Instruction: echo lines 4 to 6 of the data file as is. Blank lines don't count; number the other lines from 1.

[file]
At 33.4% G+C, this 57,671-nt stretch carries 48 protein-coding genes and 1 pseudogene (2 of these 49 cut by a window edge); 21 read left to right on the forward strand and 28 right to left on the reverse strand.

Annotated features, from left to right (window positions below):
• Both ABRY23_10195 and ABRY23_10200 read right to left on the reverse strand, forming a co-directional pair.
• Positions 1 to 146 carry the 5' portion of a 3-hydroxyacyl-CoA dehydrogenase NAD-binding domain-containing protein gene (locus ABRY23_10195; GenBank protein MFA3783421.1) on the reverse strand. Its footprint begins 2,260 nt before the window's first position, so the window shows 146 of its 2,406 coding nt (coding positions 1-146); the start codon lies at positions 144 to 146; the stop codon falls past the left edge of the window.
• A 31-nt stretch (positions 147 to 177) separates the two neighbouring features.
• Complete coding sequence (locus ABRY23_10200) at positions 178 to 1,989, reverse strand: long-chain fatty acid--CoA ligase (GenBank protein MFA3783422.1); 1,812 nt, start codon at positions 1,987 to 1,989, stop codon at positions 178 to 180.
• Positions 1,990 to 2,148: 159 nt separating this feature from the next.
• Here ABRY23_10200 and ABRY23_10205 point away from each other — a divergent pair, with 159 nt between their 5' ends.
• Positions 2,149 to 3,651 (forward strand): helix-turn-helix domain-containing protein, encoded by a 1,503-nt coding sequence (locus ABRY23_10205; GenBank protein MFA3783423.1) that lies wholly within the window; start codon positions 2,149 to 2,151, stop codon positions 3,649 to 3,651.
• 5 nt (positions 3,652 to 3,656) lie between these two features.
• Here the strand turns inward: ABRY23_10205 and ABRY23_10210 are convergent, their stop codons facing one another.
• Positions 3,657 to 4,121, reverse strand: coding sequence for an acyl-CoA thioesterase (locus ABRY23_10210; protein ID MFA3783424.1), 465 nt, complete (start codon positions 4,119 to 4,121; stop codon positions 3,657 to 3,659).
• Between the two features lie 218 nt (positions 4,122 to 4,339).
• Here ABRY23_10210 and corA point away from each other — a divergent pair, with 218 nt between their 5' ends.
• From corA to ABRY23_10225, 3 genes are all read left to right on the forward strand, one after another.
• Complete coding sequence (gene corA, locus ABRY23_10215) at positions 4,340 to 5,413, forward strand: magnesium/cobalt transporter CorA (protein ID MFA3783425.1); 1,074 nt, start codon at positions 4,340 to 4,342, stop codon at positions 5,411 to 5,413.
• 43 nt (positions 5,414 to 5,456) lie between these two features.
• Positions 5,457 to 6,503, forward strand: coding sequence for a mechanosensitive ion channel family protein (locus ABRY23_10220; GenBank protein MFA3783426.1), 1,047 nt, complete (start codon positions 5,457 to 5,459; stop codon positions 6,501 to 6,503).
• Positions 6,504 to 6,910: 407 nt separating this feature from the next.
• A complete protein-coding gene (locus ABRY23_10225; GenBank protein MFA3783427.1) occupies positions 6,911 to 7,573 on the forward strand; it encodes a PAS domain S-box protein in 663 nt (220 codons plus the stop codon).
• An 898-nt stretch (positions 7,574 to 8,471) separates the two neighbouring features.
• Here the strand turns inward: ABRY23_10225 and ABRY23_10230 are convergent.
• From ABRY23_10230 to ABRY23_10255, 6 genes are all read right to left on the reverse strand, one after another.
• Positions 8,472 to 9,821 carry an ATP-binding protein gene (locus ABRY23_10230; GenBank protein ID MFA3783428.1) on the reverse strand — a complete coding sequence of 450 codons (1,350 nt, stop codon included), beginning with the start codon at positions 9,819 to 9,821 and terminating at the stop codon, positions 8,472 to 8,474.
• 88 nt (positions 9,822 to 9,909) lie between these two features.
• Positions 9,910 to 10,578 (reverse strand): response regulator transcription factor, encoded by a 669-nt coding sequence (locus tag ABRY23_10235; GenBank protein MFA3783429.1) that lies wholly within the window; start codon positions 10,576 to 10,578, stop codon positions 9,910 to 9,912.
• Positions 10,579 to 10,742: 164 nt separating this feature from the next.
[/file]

• Positions 1 to 146 carry the 5' portion of a 3-hydroxyacyl-CoA dehydrogenase NAD-binding domain-containing protein gene (locus ABRY23_10195; GenBank protein MFA3783421.1) on the reverse strand. Its footprint begins 2,260 nt before the window's first position, so the window shows 146 of its 2,406 coding nt (coding positions 1-146); the start codon lies at positions 144 to 146; the stop codon falls past the left edge of the window.
• A 31-nt stretch (positions 147 to 177) separates the two neighbouring features.
• Complete coding sequence (locus ABRY23_10200) at positions 178 to 1,989, reverse strand: long-chain fatty acid--CoA ligase (GenBank protein MFA3783422.1); 1,812 nt, start codon at positions 1,987 to 1,989, stop codon at positions 178 to 180.